I don’t foresee that trend. The goal is to make the harbor more accessible to the public.
What is the procedure if a mooring holder has an issue with the swing radius of a nearby boat that may be too close?
First, they should contact the company that services their mooring. Sometimes it’s just a matter of pulling the mooring and chain back. If that doesn’t resolve the problem, they can contact the Harbormaster to relocate or designate adjustments.
What is the process for changing a boat’s location in the harbor with the same boat?
When you get your permit renewal, you should attach a request for relocation and the reason. I would also suggest sending my office and the mooring service company a request.
What is the procedure if a mooring holder buys a boat that’s bigger or smaller than the one he/she has?
This would follow the same procedure as above, but adding that you must consult your mooring service company.
How long can a mooring go unused before a boater must notify the Harbormaster? Does the Harbormaster actively patrol for moorings that aren’t in use that may not have been reported?
You must use your mooring for 45 days during the boating season. Our harbor patrols log unused moorings on a daily basis. If you are a traveler, or have unforeseen circumstances, you can let the Harbormaster’s office know and we will work with you.
Where are there town-owned piers and docks for which a boater can reserve a ring for a dinghy, and how do you request one?
Rings are located at Village Street, Stramski’s, Tucker’s Wharf, Parker’s boat yard, Commercial Street, and the Shipyard. You can apply for the waitlist for these areas either by downloading a form (download here) from the website or at our office.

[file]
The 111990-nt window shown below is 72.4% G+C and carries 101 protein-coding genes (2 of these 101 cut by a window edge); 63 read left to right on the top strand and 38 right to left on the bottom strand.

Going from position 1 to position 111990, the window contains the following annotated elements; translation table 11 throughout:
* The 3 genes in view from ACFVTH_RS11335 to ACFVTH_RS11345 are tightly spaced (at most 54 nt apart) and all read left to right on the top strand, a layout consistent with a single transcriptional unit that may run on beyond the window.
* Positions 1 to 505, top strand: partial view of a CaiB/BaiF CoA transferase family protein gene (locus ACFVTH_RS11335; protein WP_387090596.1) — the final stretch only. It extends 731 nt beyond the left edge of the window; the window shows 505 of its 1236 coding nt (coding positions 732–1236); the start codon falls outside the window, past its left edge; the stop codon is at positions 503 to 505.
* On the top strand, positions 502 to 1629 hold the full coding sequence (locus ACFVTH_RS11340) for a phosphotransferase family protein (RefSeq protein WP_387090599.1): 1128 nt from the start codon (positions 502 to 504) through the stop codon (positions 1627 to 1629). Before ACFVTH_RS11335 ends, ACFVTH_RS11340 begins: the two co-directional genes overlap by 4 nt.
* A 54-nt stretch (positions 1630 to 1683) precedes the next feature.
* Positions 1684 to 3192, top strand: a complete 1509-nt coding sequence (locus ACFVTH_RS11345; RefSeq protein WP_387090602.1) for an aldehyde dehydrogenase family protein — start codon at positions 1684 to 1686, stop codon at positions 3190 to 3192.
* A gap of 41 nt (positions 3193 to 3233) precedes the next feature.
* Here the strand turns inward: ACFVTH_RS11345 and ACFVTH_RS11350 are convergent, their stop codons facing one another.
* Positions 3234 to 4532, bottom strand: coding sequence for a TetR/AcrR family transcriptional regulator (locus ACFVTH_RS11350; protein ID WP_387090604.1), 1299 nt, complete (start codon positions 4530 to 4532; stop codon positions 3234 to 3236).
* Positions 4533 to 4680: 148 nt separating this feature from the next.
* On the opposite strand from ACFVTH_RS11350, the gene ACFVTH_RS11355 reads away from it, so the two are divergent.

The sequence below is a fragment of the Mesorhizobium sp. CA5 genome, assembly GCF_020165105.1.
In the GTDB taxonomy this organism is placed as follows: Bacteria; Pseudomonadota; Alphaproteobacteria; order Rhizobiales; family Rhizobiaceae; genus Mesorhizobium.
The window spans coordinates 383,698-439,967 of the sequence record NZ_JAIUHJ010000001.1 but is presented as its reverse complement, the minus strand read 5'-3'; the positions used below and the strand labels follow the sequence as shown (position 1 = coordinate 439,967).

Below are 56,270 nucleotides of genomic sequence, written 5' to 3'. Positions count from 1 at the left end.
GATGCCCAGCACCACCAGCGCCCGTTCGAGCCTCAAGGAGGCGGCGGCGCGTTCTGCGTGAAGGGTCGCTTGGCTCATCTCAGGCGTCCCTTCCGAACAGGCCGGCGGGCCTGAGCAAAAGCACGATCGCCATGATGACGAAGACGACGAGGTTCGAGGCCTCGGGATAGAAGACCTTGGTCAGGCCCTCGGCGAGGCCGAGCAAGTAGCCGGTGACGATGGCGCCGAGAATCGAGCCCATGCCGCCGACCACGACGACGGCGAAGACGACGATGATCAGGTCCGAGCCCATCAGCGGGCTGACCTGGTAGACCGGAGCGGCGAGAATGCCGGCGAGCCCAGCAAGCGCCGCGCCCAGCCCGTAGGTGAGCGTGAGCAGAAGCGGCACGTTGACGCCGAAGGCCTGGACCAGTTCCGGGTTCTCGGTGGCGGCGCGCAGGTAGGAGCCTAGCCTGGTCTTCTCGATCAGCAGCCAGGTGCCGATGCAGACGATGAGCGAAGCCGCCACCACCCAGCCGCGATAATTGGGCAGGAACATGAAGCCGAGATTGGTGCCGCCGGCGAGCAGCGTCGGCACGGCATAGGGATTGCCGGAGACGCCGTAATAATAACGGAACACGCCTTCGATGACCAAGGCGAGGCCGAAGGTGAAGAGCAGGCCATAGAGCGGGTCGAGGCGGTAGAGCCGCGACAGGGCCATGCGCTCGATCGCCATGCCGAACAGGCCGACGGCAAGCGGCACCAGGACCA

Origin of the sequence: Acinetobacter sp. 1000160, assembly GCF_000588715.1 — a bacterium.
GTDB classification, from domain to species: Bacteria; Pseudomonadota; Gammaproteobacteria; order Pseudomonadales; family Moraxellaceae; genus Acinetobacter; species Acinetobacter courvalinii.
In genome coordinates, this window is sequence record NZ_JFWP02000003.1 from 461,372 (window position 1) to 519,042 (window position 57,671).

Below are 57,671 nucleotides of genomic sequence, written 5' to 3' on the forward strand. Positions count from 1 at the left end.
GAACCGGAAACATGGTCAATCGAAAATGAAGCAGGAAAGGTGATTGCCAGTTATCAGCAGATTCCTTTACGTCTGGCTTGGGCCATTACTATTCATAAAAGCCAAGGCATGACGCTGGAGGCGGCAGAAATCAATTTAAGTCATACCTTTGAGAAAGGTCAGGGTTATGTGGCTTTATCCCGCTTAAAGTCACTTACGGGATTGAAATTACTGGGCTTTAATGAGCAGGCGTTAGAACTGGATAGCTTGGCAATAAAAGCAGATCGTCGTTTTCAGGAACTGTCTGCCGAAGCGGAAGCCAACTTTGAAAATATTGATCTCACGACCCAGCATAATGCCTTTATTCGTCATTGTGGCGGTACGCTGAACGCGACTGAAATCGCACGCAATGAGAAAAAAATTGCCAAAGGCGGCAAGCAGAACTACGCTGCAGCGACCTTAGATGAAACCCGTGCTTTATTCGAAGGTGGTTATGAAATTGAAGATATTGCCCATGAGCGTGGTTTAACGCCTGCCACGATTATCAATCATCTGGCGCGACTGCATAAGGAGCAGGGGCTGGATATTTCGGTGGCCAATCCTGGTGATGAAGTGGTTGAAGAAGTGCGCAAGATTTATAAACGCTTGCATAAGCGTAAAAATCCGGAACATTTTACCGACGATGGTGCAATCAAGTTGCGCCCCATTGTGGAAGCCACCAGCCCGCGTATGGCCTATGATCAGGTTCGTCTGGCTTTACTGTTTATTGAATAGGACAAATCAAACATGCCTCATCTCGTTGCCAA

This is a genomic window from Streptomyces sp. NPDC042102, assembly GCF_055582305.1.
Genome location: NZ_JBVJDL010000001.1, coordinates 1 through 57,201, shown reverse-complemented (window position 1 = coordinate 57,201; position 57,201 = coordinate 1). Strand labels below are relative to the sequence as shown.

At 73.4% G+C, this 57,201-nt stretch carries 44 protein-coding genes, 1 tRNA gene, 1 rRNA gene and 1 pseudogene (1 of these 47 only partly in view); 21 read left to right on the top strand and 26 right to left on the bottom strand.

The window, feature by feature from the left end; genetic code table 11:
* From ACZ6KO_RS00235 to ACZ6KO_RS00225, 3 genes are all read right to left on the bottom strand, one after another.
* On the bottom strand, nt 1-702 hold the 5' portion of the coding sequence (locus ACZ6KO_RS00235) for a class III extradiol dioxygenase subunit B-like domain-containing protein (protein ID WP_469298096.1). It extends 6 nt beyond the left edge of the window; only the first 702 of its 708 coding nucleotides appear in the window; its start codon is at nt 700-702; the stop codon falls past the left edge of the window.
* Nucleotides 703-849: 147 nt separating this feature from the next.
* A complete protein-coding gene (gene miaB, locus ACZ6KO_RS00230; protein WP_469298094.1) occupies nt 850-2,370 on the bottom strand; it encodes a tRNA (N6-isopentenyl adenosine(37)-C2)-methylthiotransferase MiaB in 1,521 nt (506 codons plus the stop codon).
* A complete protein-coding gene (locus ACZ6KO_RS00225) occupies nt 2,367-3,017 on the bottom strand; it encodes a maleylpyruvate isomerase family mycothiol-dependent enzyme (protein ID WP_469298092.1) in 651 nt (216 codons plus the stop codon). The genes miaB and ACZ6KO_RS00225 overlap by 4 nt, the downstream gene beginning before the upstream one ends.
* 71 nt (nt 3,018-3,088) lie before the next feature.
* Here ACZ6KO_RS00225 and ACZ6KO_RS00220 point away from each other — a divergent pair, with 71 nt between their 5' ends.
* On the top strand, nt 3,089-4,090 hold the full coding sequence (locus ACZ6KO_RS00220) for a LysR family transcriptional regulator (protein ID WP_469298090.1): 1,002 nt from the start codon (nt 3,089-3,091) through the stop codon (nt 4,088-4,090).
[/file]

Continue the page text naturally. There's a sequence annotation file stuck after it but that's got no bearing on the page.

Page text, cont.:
Are recreational lobster pots and buoys permitted in the marked harbor channel or in the general mooring field? In the event a lobster buoy is interfering with a mooring or channel navigation should the boat owner contact the Harbormaster’s office?
It’s a vague rule. They are not supposed to impede navigation. The Massachusetts Environmental Police handle these cases more often, and they have suggested that you get the numbers and colors of the buoy and report to a local authority; “me.” Commercial and recreational fishing provides an enormous amount of resources and capital to the economy. So I always encourage the public to try and coexist and keep an understanding.
If boaters have other questions, can they submit them to the Harbormaster’s office?
Absolutely!! I encourage it. I have an open door policy. Email gets a quicker response, but I monitor my email and social media on a regular basis.
Is there anything else you’d like to make sure the boaters of Marblehead know?
I think the biggest misconception is that we drive around in boats all day and that’s it. My department manages all public access points: Village St. docks and parking lot, Stramski pier and dock, Little Harbor boat ramp and grounds, State St. docks, grounds, and piers, Tucker’s Wharf, Crocker Park dock, Parker’s Boat Yard and docks, Commercial St. docks, Shipyard docks, and Marblehead Yacht Club property. When the summer ends our jobs don’t relax. This is when the administration and maintenance side comes into play. We do most of our maintenance and repair in-house. Administration consists of billing, budget planning, project scheduling, grant writing, and training. Patrols and readiness continues through the winter months also. Commercial fleets and occasional recreational boats are still on the waters.